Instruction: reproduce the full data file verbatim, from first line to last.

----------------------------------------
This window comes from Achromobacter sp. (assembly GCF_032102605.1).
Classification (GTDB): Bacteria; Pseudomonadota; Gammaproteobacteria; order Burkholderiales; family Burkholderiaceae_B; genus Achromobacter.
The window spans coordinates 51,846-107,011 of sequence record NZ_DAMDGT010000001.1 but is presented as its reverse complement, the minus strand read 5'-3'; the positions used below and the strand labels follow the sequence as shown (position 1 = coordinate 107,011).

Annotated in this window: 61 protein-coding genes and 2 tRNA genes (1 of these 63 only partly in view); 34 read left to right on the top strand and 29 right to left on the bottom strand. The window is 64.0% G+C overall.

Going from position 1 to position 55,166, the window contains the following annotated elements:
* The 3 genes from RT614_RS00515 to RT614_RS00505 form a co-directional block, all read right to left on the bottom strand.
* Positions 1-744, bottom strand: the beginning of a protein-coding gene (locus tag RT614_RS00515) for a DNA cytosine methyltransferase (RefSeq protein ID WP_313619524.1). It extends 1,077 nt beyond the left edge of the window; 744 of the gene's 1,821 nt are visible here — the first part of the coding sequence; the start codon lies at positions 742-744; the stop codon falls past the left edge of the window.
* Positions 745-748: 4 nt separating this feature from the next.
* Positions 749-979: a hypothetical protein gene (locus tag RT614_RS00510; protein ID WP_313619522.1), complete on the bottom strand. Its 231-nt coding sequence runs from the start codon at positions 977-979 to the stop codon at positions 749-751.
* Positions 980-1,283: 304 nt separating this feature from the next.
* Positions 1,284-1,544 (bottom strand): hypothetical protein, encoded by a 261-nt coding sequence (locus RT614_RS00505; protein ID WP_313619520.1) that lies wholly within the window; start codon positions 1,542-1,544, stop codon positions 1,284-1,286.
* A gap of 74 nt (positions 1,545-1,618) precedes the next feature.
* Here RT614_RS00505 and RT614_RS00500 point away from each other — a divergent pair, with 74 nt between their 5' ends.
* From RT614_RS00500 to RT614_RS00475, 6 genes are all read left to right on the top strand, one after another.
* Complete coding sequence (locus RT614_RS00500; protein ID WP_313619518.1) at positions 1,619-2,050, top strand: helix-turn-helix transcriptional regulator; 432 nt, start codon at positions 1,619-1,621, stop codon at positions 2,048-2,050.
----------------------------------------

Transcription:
This window comes from Achromobacter sp. (assembly GCF_032102605.1).
Classification (GTDB): Bacteria; Pseudomonadota; Gammaproteobacteria; order Burkholderiales; family Burkholderiaceae_B; genus Achromobacter.
The window spans coordinates 51,846-107,011 of sequence record NZ_DAMDGT010000001.1 but is presented as its reverse complement, the minus strand read 5'-3'; the positions used below and the strand labels follow the sequence as shown (position 1 = coordinate 107,011).

Annotated in this window: 61 protein-coding genes and 2 tRNA genes (1 of these 63 only partly in view); 34 read left to right on the top strand and 29 right to left on the bottom strand. The window is 64.0% G+C overall.

Going from position 1 to position 55,166, the window contains the following annotated elements:
* The 3 genes from RT614_RS00515 to RT614_RS00505 form a co-directional block, all read right to left on the bottom strand.
* Positions 1-744, bottom strand: the beginning of a protein-coding gene (locus tag RT614_RS00515) for a DNA cytosine methyltransferase (RefSeq protein ID WP_313619524.1). It extends 1,077 nt beyond the left edge of the window; 744 of the gene's 1,821 nt are visible here — the first part of the coding sequence; the start codon lies at positions 742-744; the stop codon falls past the left edge of the window.
* Positions 745-748: 4 nt separating this feature from the next.
* Positions 749-979: a hypothetical protein gene (locus tag RT614_RS00510; protein ID WP_313619522.1), complete on the bottom strand. Its 231-nt coding sequence runs from the start codon at positions 977-979 to the stop codon at positions 749-751.
* Positions 980-1,283: 304 nt separating this feature from the next.
* Positions 1,284-1,544 (bottom strand): hypothetical protein, encoded by a 261-nt coding sequence (locus RT614_RS00505; protein ID WP_313619520.1) that lies wholly within the window; start codon positions 1,542-1,544, stop codon positions 1,284-1,286.
* A gap of 74 nt (positions 1,545-1,618) precedes the next feature.
* Here RT614_RS00505 and RT614_RS00500 point away from each other — a divergent pair, with 74 nt between their 5' ends.
* From RT614_RS00500 to RT614_RS00475, 6 genes are all read left to right on the top strand, one after another.
* Complete coding sequence (locus RT614_RS00500; protein ID WP_313619518.1) at positions 1,619-2,050, top strand: helix-turn-helix transcriptional regulator; 432 nt, start codon at positions 1,619-1,621, stop codon at positions 2,048-2,050.